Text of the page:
Perhaps it woukd serve the CPRE if builders invaded and made a complete dogs breakfast of developments -- perhaps an environmentally friendly, in-keeping-with-the-locality, sensitive and well consulted social housing development(s) would be a better option?

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  • F451

    I wonder how this will compare with the expected £5bn road and rail building plan suggested by the IMF - obviously no green areas will be harmed in the making of this economy!

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  • Jon Southall

    I'm sure the way forward is green development, in tune with the green belt land:

    http://uk.finance.yahoo.com/news/Man-builds-stunning-hobbit-yahoofinanceuk-1514084024.html

    (Shhh - don't tell Shapps!)

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  • Chris Webb

    I am a critic.
    I am not reassured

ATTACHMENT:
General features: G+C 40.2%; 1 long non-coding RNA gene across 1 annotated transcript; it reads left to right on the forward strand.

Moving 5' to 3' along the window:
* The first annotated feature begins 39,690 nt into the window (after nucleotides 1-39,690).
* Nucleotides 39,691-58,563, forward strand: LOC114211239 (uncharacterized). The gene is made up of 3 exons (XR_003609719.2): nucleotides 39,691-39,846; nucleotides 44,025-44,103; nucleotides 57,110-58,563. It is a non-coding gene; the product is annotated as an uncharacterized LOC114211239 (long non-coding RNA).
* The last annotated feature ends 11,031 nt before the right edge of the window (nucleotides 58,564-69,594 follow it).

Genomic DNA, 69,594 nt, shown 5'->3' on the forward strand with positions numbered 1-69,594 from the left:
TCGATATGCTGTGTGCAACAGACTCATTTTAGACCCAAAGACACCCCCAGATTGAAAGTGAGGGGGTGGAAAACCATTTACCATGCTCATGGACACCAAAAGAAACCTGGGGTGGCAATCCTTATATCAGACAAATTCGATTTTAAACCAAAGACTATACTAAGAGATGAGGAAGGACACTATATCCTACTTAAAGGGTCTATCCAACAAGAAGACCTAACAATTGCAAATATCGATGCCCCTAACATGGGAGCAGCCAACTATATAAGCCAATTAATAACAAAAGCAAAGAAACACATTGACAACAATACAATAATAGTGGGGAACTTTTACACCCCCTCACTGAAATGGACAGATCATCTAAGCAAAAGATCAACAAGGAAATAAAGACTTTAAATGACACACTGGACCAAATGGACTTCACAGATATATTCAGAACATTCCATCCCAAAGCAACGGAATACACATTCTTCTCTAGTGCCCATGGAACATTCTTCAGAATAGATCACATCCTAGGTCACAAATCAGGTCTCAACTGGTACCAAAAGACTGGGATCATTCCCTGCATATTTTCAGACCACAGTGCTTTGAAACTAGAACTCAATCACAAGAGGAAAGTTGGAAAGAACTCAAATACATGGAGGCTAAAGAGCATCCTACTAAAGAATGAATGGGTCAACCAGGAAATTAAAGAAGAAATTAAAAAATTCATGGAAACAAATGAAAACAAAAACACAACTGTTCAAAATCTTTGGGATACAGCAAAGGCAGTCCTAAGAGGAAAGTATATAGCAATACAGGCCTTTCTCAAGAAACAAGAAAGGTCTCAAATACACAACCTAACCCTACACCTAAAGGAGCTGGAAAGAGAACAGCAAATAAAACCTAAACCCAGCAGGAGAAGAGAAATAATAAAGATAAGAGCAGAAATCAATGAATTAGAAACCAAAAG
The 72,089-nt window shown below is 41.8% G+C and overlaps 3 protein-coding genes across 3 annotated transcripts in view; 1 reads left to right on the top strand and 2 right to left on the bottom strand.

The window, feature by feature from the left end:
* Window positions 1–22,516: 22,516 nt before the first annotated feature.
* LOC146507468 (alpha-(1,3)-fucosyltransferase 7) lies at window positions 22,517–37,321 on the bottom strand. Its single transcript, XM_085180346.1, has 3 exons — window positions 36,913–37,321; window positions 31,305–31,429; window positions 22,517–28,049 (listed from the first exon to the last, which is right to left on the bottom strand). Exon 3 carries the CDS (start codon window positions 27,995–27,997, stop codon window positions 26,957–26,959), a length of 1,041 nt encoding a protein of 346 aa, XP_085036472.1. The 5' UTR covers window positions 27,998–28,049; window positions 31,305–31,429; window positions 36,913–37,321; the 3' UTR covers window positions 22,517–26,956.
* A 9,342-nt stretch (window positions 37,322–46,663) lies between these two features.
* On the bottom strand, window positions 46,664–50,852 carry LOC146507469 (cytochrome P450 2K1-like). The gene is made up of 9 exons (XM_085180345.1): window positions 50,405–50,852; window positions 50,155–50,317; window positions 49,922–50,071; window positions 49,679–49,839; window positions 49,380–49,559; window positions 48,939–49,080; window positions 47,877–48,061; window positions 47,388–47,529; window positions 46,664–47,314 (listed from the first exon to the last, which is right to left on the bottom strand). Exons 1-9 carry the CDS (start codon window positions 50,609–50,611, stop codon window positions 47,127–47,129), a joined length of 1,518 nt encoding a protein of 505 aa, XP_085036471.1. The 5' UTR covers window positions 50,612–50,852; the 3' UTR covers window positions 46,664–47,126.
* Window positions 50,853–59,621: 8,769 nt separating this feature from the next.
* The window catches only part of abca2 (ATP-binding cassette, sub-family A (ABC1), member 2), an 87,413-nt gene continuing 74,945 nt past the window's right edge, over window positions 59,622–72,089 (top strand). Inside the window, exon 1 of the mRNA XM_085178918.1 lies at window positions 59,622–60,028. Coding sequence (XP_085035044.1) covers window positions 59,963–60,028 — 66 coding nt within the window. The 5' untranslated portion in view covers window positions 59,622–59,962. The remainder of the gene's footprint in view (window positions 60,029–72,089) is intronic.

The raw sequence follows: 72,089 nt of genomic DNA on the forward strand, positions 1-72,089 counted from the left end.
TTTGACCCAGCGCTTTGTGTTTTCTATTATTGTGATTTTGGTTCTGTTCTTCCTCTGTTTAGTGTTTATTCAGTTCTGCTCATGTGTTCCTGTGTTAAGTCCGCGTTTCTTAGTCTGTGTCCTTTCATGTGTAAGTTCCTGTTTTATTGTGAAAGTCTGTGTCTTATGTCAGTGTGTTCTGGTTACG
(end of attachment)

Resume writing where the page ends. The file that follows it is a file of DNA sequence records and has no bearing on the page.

The headline is therefore false

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  • Mike Batt

    Are you the Walrus as well?

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  • Rick Campbell

    I look a bit like a walrus with my facial hair and rotund stature Melvin.

    goes off 'singing' .. "I am he as you are he as you are me and we are all together..."

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  • Gavin Rider

    Cameron - disingenuous to the last breath.

    The NPPF has little to do with helping young people take their first step on the housing ladder and everything to do with promoting profit for developers and land owners.

    The priority in the NPPF is to stimulate the economy, and it sets out to do that by promoting more building in places where it would not go ahead under current planning policies.

    By definition that means removing planning protection that certain locations currently have, purely to promote economic growth.

    Cameron and Clark can try to dress it up as a "simplification" campaign as much as they like, but the core element of it is to allow development on cheaper land so that uneconomic developments will become economically viable.